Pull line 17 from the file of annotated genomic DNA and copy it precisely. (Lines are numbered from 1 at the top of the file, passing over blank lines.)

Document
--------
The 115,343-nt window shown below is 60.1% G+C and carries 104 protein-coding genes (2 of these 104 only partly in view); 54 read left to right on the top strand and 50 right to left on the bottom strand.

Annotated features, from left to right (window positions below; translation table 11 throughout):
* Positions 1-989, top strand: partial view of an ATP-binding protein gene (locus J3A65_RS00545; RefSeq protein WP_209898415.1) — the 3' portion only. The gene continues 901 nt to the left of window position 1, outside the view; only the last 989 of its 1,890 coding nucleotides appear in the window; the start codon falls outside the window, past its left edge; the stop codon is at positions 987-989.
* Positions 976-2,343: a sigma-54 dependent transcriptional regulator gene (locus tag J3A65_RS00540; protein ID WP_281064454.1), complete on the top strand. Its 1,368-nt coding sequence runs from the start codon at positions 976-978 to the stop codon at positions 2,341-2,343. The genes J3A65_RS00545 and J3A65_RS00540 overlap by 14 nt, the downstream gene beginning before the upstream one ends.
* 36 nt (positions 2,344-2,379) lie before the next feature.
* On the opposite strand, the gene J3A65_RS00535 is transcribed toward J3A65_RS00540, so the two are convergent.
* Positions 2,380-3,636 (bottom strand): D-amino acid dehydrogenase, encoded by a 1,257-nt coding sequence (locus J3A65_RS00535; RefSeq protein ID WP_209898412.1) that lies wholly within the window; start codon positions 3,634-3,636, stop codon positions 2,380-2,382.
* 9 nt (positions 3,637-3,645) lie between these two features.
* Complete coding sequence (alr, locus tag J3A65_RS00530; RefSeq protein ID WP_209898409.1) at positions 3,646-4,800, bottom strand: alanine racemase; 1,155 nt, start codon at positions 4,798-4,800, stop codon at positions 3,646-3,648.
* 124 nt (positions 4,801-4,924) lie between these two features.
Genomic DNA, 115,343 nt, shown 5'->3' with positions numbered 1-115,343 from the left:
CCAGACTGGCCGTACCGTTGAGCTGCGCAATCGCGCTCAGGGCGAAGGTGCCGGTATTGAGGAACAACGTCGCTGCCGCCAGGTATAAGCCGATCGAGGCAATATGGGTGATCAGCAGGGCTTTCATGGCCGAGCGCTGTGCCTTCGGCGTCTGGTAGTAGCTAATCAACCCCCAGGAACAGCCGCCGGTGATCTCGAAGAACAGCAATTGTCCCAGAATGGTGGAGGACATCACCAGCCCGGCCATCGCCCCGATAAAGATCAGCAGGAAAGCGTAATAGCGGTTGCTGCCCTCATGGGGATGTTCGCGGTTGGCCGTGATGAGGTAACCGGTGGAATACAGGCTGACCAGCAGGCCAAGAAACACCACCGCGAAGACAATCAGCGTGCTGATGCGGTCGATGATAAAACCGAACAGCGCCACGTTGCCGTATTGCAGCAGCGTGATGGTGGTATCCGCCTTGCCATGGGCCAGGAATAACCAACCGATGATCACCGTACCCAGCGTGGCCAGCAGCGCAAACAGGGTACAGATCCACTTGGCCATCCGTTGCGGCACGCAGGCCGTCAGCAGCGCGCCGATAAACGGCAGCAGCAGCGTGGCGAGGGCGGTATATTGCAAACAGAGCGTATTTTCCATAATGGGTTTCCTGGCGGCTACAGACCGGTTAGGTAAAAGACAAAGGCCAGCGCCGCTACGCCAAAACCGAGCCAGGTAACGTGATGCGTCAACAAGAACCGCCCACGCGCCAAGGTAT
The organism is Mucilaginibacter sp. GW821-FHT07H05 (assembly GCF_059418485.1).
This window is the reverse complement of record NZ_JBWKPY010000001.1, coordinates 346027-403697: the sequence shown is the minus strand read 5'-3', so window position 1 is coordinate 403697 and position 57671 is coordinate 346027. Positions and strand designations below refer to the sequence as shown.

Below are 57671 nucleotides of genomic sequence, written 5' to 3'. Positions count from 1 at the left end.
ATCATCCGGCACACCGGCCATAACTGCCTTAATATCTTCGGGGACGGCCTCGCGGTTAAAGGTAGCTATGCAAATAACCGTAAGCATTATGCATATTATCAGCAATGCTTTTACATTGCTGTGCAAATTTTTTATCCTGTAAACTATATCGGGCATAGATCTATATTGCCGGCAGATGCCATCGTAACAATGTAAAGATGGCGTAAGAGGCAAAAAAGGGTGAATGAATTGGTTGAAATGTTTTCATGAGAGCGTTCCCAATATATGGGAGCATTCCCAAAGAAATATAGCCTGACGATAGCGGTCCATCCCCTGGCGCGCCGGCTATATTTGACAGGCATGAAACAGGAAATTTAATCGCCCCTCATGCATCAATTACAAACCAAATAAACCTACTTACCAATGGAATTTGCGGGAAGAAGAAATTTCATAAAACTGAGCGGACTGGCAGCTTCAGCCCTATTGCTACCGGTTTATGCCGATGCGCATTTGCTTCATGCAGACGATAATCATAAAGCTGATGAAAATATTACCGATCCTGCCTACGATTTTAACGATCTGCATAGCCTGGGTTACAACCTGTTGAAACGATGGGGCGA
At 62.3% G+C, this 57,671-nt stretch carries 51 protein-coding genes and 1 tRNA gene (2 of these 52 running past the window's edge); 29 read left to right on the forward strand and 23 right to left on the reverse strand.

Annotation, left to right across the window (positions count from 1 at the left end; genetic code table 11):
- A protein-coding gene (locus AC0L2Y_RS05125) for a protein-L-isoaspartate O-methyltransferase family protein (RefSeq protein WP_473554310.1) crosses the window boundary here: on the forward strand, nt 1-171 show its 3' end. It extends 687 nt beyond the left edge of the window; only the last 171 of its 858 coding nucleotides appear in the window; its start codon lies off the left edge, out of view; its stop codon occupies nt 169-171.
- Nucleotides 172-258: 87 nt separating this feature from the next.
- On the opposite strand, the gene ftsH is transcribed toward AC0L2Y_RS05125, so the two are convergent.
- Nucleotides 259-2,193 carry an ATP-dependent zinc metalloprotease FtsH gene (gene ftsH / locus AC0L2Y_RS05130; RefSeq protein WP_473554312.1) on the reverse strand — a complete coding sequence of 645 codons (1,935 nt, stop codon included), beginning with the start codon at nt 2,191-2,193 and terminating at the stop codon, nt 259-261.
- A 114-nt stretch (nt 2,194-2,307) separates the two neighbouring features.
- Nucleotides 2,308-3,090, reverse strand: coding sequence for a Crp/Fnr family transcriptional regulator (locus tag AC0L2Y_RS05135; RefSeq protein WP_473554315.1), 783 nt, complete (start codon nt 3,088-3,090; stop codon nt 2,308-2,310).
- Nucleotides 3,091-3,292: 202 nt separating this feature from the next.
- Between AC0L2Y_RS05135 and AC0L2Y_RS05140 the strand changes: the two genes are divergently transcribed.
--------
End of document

At 62.3% G+C, this 57,671-nt stretch carries 51 protein-coding genes and 1 tRNA gene (2 of these 52 running past the window's edge); 29 read left to right on the forward strand and 23 right to left on the reverse strand.